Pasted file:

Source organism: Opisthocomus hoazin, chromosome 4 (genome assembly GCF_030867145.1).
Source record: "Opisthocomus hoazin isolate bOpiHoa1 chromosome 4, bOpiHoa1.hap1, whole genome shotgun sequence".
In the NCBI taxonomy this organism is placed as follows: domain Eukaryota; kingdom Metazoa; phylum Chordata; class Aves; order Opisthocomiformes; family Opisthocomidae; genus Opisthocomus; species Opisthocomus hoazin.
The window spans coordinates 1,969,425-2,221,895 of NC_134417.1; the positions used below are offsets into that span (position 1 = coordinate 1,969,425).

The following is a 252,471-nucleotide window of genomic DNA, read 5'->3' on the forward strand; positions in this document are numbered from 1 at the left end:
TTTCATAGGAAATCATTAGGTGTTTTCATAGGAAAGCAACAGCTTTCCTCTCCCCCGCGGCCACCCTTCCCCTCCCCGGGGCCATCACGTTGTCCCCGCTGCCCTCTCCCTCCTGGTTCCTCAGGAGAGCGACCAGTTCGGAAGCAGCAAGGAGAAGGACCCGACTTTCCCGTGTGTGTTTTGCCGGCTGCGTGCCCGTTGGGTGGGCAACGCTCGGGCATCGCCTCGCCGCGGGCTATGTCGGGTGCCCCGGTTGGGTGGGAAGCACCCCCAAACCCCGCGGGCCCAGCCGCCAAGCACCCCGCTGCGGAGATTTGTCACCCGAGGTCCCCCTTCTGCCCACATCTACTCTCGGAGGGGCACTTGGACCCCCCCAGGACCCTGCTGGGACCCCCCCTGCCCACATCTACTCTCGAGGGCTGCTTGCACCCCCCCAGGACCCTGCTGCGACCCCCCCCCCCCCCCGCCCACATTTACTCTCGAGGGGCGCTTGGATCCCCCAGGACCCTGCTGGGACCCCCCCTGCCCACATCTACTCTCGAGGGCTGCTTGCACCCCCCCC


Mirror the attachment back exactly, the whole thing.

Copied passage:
Source organism: Opisthocomus hoazin, chromosome 4 (genome assembly GCF_030867145.1).
Source record: "Opisthocomus hoazin isolate bOpiHoa1 chromosome 4, bOpiHoa1.hap1, whole genome shotgun sequence".
In the NCBI taxonomy this organism is placed as follows: domain Eukaryota; kingdom Metazoa; phylum Chordata; class Aves; order Opisthocomiformes; family Opisthocomidae; genus Opisthocomus; species Opisthocomus hoazin.
The window spans coordinates 1,969,425-2,221,895 of NC_134417.1; the positions used below are offsets into that span (position 1 = coordinate 1,969,425).

The following is a 252,471-nucleotide window of genomic DNA, read 5'->3' on the forward strand; positions in this document are numbered from 1 at the left end:
TTTCATAGGAAATCATTAGGTGTTTTCATAGGAAAGCAACAGCTTTCCTCTCCCCCGCGGCCACCCTTCCCCTCCCCGGGGCCATCACGTTGTCCCCGCTGCCCTCTCCCTCCTGGTTCCTCAGGAGAGCGACCAGTTCGGAAGCAGCAAGGAGAAGGACCCGACTTTCCCGTGTGTGTTTTGCCGGCTGCGTGCCCGTTGGGTGGGCAACGCTCGGGCATCGCCTCGCCGCGGGCTATGTCGGGTGCCCCGGTTGGGTGGGAAGCACCCCCAAACCCCGCGGGCCCAGCCGCCAAGCACCCCGCTGCGGAGATTTGTCACCCGAGGTCCCCCTTCTGCCCACATCTACTCTCGGAGGGGCACTTGGACCCCCCCAGGACCCTGCTGGGACCCCCCCTGCCCACATCTACTCTCGAGGGCTGCTTGCACCCCCCCAGGACCCTGCTGCGACCCCCCCCCCCCCCCGCCCACATTTACTCTCGAGGGGCGCTTGGATCCCCCAGGACCCTGCTGGGACCCCCCCTGCCCACATCTACTCTCGAGGGCTGCTTGCACCCCCCCC